In the intervening five years, a series of controversies and scandals during Benedict’s pontificate – most recently, the global sexual abuse crisis swirling around the Catholic church – has often obscured that aim, and arguably made it far more difficult to realize, at least in the short term. Nevertheless, the creation of a new council suggests that Benedict has not thrown in the towel.
During his homily this evening for a vespers service to open the annual feast of Sts. Peter and Paul, Benedict said he decided to create the new department to promote renewed evangelization of traditionally Christian nations “living through a progressive secularization of society and a sort of ‘eclipse of the sense of God.’”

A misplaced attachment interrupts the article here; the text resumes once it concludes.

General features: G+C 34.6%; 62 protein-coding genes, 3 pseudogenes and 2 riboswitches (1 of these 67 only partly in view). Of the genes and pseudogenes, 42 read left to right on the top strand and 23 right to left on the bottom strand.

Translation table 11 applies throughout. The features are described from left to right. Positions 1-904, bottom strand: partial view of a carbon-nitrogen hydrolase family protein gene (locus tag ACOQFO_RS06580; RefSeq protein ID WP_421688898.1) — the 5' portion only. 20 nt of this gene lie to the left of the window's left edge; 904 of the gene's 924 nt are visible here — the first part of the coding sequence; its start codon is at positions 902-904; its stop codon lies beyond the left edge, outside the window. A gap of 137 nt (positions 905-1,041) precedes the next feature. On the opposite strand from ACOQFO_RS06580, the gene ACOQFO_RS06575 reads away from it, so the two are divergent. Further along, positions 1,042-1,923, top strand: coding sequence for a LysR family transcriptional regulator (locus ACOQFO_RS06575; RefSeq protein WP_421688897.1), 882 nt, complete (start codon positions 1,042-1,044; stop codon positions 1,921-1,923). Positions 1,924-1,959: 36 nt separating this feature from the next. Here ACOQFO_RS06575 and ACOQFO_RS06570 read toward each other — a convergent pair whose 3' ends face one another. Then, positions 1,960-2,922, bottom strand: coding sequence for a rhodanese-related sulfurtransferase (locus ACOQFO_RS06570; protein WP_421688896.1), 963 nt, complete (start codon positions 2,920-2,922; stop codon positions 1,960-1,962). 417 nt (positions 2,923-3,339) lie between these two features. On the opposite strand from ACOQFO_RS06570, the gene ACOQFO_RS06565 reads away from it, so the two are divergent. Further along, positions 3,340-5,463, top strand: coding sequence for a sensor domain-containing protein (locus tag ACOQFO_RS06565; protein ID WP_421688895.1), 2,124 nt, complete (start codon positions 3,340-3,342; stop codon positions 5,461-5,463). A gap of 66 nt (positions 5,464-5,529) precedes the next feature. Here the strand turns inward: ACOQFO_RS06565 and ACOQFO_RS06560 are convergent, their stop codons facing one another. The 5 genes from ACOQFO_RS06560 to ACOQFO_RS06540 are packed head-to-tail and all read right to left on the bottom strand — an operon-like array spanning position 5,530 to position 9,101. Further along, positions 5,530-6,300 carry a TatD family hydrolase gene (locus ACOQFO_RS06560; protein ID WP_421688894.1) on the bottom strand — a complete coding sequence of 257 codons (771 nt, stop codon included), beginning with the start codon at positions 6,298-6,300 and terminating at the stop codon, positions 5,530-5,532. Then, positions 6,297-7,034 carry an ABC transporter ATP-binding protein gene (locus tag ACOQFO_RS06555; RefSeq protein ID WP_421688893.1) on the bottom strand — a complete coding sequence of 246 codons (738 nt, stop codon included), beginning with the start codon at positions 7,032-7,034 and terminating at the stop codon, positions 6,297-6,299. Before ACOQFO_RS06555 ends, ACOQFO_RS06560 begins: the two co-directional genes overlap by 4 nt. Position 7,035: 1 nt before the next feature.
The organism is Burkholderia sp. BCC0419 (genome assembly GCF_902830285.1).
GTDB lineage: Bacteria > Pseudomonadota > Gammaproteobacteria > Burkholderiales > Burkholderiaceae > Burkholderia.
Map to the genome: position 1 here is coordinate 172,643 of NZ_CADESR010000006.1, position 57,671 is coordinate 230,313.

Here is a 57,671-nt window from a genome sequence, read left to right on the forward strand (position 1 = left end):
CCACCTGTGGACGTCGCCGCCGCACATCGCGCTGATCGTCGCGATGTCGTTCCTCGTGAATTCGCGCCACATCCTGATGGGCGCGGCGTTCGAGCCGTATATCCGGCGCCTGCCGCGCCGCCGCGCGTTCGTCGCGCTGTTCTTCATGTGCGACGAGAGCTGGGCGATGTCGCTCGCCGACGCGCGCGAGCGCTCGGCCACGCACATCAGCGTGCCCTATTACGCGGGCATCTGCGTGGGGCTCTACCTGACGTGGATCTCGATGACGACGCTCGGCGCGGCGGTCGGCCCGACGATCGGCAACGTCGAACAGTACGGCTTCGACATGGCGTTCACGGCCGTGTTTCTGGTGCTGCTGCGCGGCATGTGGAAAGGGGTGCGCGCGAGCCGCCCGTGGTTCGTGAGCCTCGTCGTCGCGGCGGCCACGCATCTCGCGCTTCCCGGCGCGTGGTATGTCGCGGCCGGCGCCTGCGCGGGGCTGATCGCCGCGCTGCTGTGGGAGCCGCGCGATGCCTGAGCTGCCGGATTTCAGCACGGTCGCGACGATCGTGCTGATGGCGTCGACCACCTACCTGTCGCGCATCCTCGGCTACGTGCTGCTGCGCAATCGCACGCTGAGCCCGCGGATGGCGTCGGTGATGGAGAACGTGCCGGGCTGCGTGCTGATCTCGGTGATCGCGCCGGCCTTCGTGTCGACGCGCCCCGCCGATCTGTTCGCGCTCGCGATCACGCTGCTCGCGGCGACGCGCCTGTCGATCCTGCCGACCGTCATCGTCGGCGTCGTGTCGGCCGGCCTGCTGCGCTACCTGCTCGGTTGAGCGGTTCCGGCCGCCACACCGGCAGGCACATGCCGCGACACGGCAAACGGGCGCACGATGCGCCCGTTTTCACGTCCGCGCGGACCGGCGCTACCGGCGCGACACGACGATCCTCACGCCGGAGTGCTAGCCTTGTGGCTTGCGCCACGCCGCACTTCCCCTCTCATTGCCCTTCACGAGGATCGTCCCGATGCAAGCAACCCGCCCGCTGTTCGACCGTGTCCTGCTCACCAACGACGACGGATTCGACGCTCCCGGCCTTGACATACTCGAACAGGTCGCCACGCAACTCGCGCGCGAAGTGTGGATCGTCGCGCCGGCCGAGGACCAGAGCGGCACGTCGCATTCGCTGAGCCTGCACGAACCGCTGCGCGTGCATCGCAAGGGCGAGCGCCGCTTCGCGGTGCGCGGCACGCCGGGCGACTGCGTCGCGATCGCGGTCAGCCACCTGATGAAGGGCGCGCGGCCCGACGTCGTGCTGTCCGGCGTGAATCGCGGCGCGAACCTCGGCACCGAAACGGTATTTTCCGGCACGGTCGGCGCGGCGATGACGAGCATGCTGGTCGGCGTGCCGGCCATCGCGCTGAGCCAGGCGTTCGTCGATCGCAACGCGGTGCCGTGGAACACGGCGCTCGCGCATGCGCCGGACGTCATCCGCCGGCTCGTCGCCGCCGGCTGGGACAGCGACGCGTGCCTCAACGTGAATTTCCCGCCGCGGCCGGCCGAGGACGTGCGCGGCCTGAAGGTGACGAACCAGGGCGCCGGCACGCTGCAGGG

That eclipse, Benedict said, ‘constitutes a challenge to find adequate means to re-propose the perennial truths of the Gospel of Christ.”
Aside from the overt logic of the new department, the creation of the new Council and Fisichella’s appointment to head it are striking for two other reasons.
First, the decision to create the new Pontifical Council is another indication of Benedict XVI’s fondness for the Communion and Liberation movement. The idea for a “Council for the New Evangelization” was first floated by Fr. Luigi Giussani, founder of the Communion and Liberation movement, in the early 1980s, but was not taken up by Pope John Paul II. More recently, Cardinal Angelo Scola of Venice, himself close to the Communion and Liberation movement, represented the idea to Benedict XVI.